IBM and the United States government and others will provide 16 supercomputers for research to combat the coronavirus

(Last Updated On: March 25, 2020)

IBM and the United States government have come together with other technology companies and universities to give 16 supercomputers for research on drugs and vaccines to combat the coronavirus COVID-19 outbreaks.

The White House Office of Science and Technology Policy had announced on Sunday that it will be constructing a High-Performance Computing Consortium, which is made up of the US Energy Department’s national laboratories, IBM, Alphabet’s Google Cloud, Amazon Web Services, Microsoft and many universities.

The consortium will assess proposals from researchers (government, private companies and academia) and will choose the most favourable and promising ones to have access to the supercomputers.

Along with the free 16 machines that the researchers will receive, they will also have access to the remote IBM Summit, which is located at Oak Ridge National Library and the IBM Lassen at Lawrence Livermore National Laboratory, government laboratories in the United States.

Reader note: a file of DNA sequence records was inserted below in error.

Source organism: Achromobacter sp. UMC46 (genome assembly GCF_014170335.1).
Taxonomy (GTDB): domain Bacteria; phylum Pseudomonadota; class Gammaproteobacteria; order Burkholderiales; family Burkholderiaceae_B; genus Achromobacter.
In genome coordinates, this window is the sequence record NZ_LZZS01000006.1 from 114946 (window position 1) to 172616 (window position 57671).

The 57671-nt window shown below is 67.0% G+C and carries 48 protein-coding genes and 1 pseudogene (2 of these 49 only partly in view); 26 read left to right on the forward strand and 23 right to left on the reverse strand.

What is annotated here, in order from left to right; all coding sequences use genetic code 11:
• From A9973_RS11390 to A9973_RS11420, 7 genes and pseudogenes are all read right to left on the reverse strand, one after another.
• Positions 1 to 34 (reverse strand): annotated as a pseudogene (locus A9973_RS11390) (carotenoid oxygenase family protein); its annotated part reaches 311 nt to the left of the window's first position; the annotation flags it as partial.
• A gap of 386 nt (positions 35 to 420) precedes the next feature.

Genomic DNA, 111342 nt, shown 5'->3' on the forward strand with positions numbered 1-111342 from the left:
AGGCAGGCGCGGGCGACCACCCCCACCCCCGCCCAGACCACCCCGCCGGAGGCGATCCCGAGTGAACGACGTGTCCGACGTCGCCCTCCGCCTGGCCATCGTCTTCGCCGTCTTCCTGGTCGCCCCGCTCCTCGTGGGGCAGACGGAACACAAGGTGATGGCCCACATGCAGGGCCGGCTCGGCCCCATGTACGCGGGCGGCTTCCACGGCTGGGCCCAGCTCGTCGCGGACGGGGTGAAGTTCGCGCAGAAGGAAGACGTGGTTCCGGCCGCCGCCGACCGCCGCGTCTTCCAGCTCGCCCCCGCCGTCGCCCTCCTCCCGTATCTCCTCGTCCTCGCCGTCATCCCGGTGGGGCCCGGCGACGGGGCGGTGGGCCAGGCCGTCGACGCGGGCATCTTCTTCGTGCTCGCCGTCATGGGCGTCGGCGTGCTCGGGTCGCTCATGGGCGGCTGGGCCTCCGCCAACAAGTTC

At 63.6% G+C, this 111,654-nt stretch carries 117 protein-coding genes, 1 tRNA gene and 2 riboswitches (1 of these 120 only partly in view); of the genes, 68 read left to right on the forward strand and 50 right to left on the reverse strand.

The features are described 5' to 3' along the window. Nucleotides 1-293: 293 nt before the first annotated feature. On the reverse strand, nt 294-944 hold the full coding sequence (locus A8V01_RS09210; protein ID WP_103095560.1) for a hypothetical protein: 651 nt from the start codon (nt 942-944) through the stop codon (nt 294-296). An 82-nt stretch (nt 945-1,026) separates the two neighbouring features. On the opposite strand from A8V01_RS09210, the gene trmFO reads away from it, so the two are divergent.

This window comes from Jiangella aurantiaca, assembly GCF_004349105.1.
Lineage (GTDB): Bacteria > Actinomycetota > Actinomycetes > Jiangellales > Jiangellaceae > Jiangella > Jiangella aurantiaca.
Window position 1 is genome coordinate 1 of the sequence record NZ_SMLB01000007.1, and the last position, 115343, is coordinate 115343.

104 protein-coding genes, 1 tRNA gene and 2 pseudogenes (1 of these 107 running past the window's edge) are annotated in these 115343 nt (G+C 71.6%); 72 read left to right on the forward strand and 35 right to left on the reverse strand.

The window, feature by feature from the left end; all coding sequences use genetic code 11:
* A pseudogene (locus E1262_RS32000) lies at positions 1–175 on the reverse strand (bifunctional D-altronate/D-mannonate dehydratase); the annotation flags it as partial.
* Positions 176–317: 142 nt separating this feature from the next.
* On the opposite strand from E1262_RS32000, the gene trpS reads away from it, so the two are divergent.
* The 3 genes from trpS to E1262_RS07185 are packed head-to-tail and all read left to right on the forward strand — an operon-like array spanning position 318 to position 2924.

Director of IBM Research Dario Gil had been quoted saying, Supercomputers have thousands of processors that work together to conduct calculations, run experiments and examine data using artificial intelligence. It is also very good at managing research in areas like epidemiology and molecular modelling as the systems mirror the interconnectivity that exists in nature. 

US government officials said last week researchers revealed over 29,000 articles relating to COVID-19 and other similar viruses from professionals in AI, in order to get a better understanding about it. Since then, the articles have been downloaded 18,000 times by researchers.

IBM’s Summit, as an early estimate in COVID-19 research, had screened 8,000 compounds and identified 77 of them which are very likely to hold together the main “spike” protein in the coronavirus SARS-CoV2 which is the cause of the COVID-19 infection. Spike proteins are what attach to the cells of a human body. Additional research can look at how to stop those 77 compounds from attaching to the host cells. Which could hopefully find cures and treatments to deadly infections.

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